6. The weather forecast last night had promised that today was going to be a mixture of sunshine and clouds. We stepped out of the apartment this morning to find that it was definitely a lot drier than yesterday evening, but the clouds were very, very thick and there wasn't the slightest hint of sunshine. We decided we'd better make the most of the dryness at least, and so decided to go ahead with our plan to ride on the Tatra Electric Railway. The Tatra Electric Railway is an electrified narrow-gauge railway which runs from Poprad up to some of the villages in the Tatra mountains. The first part of the line was built in 1896, with subsequent parts being completed by 1912. Little red trains continue to run on the route today, taking hikers and tourists up into the mountains. On days which aren't as cloudy as today, there are supposed to be some amazing views. And even on a cloudy day you can't complain, because the tickets are really really cheap We started our journey in the main train station in Poprad, which has an elevation of 670m. The Tatra trains leave from a slightly different part of the station to the regular trains and you have to buy the tickets in special machines which only take Euro coins. As with the normal trains, the price you pay is based on the number of kilometres you are going to travel. A ticket to our first destination of Starý Smokovec cost us €1.50 each. The journey to Starý Smokovec at 1,010m took around half an hour. The train started out at quite a fast pace as we pulled out of Poprad, before becoming slower and slower as the track became steeper. We were definitely getting closer to the clouds, but when we got off the train in Starý Smokovec around 10am it was still just about not raining. The first building you see when you get off the train is this very grand hotel. The village has been a popular resort since the nineteenth century. The guidebook had said that the church here was worth seeing, and it did indeed seem to be a very pretty building. From beside it we just about had a view back down to Poprad. There were quite a few interesting buildings in the village. This one appeared to be the town hall. And this one was called Švajčiarsky Dom (Swiss House). It did look rather Swiss From Starý Smokovec the Tatra railway splits off into two directions. We were continuing our journey towards Štrbské Pleso, but I had read last night on the Slovak Railways website that part of the track on this route was damaged and we would have to switch to a replacement bus service at some point. The train arrived at the appointed time saying that it was heading for Štrbské Pleso though, so we jumped aboard and thought possibly I had got it wrong. We had to buy a separate ticket for this part of the journey, but it only cost us €2. The train continued to climb until it got to a small station called Tatranská Polianka. This was where I had read that the track was damaged, but there were no announcements and none of the other passengers seemed to be moving, so we stayed sitting on the train. It didn't make any signs that it was going to depart though, and after a minute or so someone must have said something because suddenly everyone started piling off the train and dashing round the corner of the station to where there was a sign about the replacement bus service. A bus arrived after a few minutes and we (just about!) managed to squeeze our way onto it. We were on the bus for about 15 minutes until we got to a small station called Vyšné Hágy. The track was fine again after this point, so we waited for a few minutes and then transferred onto another little train which would take us to Štrbské Pleso, at 1,350m. The architecture in Štrbské Pleso isn't quite as pretty as in Starý Smokovec (there are some bigger, more Communist-style hotels and restaurants) but the attraction of the village is that it is near a lake which is supposed to be one of the prettiest in Slovakia. Unfortunately when we stepped off the train it was clear that we were well and truly in the clouds now, and they seemed to be increasingly damp clouds! We decided to hope for the best and walk around the lake anyway. It was really beautiful there, even though we couldn't see any of the mountains behind it. At times we could see little misty clouds blowing over the lake. Until eventually it got very misty indeed! It seemed like it might start raining in earnest at this point so we headed back to the village in search of some lunch. We accidentally stopped at what was quite a posh hotel, enticed by the fact that its menu was translated into English. Almost everyone else we encountered were Slovaks though and the prices were still cheap by UK standards. Tim tried the soup of the day (goulash soup!) and then we both had bryndzové halušky, which is the national dish of Slovakia. Halušky are small potato dumplings (a bit like gnocchi). They served in a sauce made from sheep's cheese (but it tastes fine, so long as you don't think about the fact that it is sheep's cheese) and sprinkled with bacon. The overall effect is a bit like a macaroni cheese. For desert we had a pancake filled with ice-cream (and rather oddly served with some flower petals on the plate!). By the time we had finished lunch it hadn't exactly brightened up but it had definitely decided not to rain, so we decided to walk another circuit of the lake. We also saw a sign to a place called Jazierka lásky (the lakes of love) so we decided to investigate those as well. We have no idea where the name comes from, but they were two very pretty little lakes not far outside the village. The tickets we had bought earlier in the day entitled us to travel from Štrbské Pleso on to Štrba, back down at 850m. This wasn't on one of the electric trains but on something more like a funicular; the track was very steep! Once we had got to Štrba we had left the clouds behind and were able to transfer onto a normal train back to Poprad, for an extra €1.20 each We had a fun day and the places we visited were beautiful, even with the clouds, but it would be lovely to come back some time and actually see the views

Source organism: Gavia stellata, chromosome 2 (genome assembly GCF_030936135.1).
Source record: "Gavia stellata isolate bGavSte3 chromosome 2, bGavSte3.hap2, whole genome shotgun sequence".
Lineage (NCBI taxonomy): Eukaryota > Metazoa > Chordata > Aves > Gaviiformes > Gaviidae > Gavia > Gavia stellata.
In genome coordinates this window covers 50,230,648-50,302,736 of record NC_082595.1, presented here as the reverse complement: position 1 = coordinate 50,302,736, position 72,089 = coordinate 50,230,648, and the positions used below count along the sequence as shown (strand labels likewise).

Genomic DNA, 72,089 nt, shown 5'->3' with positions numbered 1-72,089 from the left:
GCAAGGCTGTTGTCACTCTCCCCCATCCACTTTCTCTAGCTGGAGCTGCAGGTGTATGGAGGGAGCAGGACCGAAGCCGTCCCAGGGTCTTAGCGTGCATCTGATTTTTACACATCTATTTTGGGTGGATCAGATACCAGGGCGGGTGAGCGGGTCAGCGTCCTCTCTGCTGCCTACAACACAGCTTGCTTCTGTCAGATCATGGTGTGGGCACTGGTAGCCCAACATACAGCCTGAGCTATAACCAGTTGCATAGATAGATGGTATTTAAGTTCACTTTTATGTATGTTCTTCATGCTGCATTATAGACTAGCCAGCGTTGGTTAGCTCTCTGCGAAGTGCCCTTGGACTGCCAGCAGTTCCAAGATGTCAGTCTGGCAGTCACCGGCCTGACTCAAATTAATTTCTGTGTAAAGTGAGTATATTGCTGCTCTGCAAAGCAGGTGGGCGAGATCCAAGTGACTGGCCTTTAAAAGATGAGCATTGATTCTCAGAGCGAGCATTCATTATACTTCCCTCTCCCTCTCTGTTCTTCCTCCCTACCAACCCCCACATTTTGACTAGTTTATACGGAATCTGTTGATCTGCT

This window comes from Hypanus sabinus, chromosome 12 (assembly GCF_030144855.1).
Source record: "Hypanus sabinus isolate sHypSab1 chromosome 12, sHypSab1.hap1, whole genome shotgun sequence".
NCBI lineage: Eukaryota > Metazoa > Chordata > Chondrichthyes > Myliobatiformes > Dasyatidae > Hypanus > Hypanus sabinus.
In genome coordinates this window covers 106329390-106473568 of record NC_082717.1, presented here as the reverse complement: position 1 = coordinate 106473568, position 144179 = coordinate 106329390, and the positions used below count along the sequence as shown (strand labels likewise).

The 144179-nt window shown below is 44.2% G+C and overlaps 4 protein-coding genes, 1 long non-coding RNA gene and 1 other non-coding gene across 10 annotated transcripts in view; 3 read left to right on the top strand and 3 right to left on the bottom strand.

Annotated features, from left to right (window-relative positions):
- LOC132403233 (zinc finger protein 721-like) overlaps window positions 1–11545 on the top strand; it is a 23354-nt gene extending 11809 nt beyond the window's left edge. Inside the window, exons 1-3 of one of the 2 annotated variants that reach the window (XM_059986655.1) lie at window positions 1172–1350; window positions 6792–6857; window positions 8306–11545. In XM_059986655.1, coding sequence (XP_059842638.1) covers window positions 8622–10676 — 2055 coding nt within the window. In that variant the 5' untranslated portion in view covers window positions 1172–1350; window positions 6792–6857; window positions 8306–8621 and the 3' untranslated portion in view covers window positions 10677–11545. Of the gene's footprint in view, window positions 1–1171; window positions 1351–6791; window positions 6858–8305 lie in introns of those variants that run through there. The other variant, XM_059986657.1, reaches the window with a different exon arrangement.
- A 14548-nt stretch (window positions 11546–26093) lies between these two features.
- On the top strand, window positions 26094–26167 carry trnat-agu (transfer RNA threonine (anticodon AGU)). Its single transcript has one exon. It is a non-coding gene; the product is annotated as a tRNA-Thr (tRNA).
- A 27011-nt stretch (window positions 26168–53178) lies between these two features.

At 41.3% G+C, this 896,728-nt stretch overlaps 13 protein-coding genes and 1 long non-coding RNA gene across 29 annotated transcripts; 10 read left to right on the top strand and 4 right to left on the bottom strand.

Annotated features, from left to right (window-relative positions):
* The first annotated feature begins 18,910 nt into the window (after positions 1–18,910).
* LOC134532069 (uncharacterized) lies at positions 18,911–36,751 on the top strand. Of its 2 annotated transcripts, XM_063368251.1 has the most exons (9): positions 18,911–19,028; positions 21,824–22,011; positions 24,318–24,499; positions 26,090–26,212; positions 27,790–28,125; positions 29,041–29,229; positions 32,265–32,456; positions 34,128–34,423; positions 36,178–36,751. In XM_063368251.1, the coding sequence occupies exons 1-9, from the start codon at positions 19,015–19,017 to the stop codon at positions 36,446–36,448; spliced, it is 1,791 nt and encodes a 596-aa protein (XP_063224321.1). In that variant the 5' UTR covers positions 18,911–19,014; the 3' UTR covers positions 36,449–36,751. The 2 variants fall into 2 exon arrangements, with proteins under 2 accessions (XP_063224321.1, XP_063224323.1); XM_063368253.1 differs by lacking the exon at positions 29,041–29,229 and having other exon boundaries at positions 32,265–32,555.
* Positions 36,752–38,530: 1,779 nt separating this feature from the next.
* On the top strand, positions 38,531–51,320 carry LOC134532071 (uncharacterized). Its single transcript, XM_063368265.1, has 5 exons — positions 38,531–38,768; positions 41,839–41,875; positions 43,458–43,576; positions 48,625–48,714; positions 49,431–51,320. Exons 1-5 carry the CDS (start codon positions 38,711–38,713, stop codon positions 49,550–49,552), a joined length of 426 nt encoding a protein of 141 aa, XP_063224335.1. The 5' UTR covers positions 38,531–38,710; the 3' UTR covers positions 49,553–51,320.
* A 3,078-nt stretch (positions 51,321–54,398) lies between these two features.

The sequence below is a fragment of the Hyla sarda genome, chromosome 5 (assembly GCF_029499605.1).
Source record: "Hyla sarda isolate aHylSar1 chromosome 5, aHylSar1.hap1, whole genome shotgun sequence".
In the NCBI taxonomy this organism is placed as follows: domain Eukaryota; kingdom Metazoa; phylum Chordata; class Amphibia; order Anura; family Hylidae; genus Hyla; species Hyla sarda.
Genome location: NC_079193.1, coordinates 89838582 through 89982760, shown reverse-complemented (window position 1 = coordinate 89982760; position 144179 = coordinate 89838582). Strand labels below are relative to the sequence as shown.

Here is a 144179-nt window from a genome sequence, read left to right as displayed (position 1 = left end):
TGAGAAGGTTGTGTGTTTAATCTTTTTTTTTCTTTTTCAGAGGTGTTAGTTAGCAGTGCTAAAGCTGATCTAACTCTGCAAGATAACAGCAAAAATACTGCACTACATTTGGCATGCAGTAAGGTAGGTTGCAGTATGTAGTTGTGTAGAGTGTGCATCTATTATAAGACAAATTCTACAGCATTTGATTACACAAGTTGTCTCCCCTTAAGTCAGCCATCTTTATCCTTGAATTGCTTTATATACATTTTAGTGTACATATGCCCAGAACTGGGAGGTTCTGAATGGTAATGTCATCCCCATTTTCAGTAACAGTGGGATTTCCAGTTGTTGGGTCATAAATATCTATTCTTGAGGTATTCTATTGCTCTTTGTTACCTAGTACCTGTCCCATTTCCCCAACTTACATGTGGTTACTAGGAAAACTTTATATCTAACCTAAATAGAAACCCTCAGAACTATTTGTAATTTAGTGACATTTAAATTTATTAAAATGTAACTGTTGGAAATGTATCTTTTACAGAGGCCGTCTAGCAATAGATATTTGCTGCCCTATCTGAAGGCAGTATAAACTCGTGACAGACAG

7. Clare